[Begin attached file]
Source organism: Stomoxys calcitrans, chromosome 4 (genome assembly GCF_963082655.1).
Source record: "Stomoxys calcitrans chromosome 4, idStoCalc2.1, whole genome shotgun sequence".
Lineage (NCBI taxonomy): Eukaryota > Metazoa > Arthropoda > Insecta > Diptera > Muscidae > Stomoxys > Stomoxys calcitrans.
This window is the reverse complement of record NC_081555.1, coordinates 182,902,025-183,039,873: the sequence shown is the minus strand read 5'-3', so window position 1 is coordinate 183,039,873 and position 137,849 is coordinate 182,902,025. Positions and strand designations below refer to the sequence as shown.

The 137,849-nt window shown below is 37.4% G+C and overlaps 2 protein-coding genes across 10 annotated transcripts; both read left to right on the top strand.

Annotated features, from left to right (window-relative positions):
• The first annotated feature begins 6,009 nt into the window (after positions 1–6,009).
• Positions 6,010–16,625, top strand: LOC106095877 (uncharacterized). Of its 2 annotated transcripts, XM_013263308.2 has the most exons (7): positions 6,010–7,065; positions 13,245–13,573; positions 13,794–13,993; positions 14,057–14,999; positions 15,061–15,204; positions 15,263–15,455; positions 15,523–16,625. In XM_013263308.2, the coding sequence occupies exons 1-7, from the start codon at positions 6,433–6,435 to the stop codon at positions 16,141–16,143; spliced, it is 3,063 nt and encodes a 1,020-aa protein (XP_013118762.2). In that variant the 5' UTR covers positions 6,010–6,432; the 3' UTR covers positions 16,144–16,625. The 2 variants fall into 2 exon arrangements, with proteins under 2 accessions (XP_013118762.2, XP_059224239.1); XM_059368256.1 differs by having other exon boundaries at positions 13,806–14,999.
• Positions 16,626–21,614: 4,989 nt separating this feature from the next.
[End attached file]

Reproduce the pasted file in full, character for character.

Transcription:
Source organism: Stomoxys calcitrans, chromosome 4 (genome assembly GCF_963082655.1).
Source record: "Stomoxys calcitrans chromosome 4, idStoCalc2.1, whole genome shotgun sequence".
Lineage (NCBI taxonomy): Eukaryota > Metazoa > Arthropoda > Insecta > Diptera > Muscidae > Stomoxys > Stomoxys calcitrans.
This window is the reverse complement of record NC_081555.1, coordinates 182,902,025-183,039,873: the sequence shown is the minus strand read 5'-3', so window position 1 is coordinate 183,039,873 and position 137,849 is coordinate 182,902,025. Positions and strand designations below refer to the sequence as shown.

The 137,849-nt window shown below is 37.4% G+C and overlaps 2 protein-coding genes across 10 annotated transcripts; both read left to right on the top strand.

Annotated features, from left to right (window-relative positions):
• The first annotated feature begins 6,009 nt into the window (after positions 1–6,009).
• Positions 6,010–16,625, top strand: LOC106095877 (uncharacterized). Of its 2 annotated transcripts, XM_013263308.2 has the most exons (7): positions 6,010–7,065; positions 13,245–13,573; positions 13,794–13,993; positions 14,057–14,999; positions 15,061–15,204; positions 15,263–15,455; positions 15,523–16,625. In XM_013263308.2, the coding sequence occupies exons 1-7, from the start codon at positions 6,433–6,435 to the stop codon at positions 16,141–16,143; spliced, it is 3,063 nt and encodes a 1,020-aa protein (XP_013118762.2). In that variant the 5' UTR covers positions 6,010–6,432; the 3' UTR covers positions 16,144–16,625. The 2 variants fall into 2 exon arrangements, with proteins under 2 accessions (XP_013118762.2, XP_059224239.1); XM_059368256.1 differs by having other exon boundaries at positions 13,806–14,999.
• Positions 16,626–21,614: 4,989 nt separating this feature from the next.